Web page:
Tuesday, January 10, 2006

A Moving Beginning - Khaled Hoessini

A life that began in the cushioned strata of Afghanistan and ended in the growing society of America. A tale about the vine of emotions entwining through the ethos of class, caste and politics. Kite Runner, written by Khaled Hoessini tells the story of Amir and his friend Hassan. It brings out the reality of the present-day social situation in the backdrop of Afghanistan, where though the politically correct throw a veil over the customary thought of caste discrimination; it has percolated to the coming generations.
The intellects may shy away from it and the radicalists might run away, but the fact is that it exists and there are many who play it to their advantage.

Amir is brought up in an aristocratic family, where respect and discipline top the priority list. Though this timid boy enjoys a lively childhood in the company and shielding of Hassan, a street smart boy from the lower caste; for most part of his childhood he is perplexed by two primary situations that lay the foundation of his life. Firstly it is his relationship with his father, Baba, whose affection extends to a mere pat on the head. Secondly, it is the contradictory situation of Hassan’s life, where though this boy is his servant and belongs to the Hazara caste, not only is he Amir’s best pal, but he also enjoys a good proportion of Baba’s affection. While this situation remains the centre of Amir’s life and finally makes his existence meaningful, the political situation in Afghanistan takes Amir to USA, where he matures in age, experience and relationships and learns to take responsibility of his actions. Work, love and marriage follow a regular course until destiny brings Amir back to Afghanistan - the Afghanistan, now under Taliban - a country, no more the reflection of his memories. The trip is almost a twist in his fate as it unfolds the truth of his life - which begins from the day he opened his eyes to the world, until date when he is learning to stand his firm ground.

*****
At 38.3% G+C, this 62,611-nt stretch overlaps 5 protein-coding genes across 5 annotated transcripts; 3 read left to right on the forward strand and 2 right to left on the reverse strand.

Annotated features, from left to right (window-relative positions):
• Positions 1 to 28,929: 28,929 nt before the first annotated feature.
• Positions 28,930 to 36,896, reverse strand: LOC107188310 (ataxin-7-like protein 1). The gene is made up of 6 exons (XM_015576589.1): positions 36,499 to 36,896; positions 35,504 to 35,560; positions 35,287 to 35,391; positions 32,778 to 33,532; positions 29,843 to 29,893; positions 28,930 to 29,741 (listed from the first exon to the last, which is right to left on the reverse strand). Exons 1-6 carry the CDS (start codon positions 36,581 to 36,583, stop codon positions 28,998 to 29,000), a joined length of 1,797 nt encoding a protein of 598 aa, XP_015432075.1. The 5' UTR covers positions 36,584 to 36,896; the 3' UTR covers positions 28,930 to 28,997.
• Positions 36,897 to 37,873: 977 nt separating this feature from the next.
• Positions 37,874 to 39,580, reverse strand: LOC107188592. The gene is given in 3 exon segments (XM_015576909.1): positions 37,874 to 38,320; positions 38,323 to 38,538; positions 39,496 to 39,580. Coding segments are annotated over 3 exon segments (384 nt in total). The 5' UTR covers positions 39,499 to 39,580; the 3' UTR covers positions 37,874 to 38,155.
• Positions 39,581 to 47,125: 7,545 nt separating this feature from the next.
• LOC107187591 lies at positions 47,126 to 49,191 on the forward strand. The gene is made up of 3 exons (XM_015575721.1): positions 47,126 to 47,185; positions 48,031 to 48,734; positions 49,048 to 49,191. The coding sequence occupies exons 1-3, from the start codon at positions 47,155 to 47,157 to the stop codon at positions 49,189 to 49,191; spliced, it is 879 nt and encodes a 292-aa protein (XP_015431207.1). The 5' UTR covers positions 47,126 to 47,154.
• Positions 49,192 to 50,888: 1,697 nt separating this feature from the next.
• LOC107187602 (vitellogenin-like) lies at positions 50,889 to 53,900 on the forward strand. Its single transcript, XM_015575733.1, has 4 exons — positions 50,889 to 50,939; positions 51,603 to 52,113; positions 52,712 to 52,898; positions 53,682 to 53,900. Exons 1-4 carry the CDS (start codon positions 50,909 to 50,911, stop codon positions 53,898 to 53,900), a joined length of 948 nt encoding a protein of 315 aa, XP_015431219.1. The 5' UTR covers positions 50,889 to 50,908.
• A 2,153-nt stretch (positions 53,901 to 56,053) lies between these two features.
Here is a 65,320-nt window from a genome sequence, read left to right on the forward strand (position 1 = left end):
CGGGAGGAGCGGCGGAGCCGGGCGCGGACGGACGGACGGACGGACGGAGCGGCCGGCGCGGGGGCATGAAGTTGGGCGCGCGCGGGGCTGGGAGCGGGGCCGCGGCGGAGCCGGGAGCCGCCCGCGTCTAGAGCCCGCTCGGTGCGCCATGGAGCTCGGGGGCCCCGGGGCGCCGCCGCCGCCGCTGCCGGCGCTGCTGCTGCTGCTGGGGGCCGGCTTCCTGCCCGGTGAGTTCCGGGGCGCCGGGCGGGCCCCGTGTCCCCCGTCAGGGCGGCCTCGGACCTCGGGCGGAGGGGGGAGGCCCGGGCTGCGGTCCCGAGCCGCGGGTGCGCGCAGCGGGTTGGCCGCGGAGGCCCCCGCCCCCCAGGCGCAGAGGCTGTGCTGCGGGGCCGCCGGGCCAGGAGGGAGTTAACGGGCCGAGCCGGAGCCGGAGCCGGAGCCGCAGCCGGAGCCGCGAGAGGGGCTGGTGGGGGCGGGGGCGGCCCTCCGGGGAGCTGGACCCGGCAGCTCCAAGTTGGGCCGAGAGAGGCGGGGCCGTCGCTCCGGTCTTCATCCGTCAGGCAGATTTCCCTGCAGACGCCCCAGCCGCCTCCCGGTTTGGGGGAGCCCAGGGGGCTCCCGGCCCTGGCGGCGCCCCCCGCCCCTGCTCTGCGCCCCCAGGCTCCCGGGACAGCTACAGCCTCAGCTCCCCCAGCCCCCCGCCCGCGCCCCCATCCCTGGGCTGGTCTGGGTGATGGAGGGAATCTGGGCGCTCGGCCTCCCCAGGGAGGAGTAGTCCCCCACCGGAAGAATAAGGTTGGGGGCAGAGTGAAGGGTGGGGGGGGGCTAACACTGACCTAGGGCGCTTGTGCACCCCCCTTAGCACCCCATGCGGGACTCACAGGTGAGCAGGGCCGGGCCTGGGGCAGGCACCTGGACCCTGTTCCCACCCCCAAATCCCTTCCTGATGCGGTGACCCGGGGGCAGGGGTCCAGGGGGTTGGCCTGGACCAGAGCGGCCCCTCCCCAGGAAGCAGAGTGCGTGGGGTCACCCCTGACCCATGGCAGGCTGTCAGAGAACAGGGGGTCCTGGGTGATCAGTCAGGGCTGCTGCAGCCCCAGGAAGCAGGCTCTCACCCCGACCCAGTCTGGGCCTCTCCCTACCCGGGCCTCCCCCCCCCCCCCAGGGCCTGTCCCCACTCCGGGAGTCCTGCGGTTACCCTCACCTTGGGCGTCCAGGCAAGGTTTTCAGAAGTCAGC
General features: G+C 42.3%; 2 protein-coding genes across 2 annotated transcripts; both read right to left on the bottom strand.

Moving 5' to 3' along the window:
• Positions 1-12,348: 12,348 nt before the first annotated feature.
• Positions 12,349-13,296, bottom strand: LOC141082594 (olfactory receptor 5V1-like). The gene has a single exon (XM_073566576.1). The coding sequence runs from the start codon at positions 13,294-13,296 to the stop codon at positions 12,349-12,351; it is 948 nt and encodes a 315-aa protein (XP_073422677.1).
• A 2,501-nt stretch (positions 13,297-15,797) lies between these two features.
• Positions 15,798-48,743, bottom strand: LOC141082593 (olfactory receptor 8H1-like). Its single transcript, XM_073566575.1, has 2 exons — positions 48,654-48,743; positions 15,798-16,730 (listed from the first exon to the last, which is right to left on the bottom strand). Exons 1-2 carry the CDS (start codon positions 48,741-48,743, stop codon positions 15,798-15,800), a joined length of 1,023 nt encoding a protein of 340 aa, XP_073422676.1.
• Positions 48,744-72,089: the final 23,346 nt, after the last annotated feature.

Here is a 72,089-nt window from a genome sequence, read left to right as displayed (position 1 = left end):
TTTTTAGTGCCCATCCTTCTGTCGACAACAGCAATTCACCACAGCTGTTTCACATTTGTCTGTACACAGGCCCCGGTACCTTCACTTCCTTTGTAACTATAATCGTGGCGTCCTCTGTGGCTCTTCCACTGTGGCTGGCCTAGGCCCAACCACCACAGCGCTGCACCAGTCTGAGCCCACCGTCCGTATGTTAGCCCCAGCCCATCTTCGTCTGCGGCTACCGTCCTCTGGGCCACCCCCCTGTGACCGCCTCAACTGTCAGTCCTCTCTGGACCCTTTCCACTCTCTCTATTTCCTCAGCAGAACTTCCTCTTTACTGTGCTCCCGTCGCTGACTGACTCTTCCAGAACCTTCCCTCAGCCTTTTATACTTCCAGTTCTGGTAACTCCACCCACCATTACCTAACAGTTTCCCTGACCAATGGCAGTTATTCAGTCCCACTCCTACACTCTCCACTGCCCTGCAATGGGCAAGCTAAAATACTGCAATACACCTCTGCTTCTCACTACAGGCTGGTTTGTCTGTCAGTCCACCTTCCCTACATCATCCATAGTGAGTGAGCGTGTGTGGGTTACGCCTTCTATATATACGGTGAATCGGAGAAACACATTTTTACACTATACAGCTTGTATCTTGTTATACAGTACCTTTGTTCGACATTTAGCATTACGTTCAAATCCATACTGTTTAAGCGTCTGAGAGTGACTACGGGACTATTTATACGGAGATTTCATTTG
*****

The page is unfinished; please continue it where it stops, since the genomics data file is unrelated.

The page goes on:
In the course of this book depression almost became an addiction. Hoessini has interwoven politics and love with such subtlety that is hard to draw the line as to when he switches from one to another and back. The personal touch to his story makes the unfolding of events extremely interesting. As you read on to know more about Amir’s life, you learn simultaneously about how religion can be the root of sadism and that there is more to this life than what just meets the eye.

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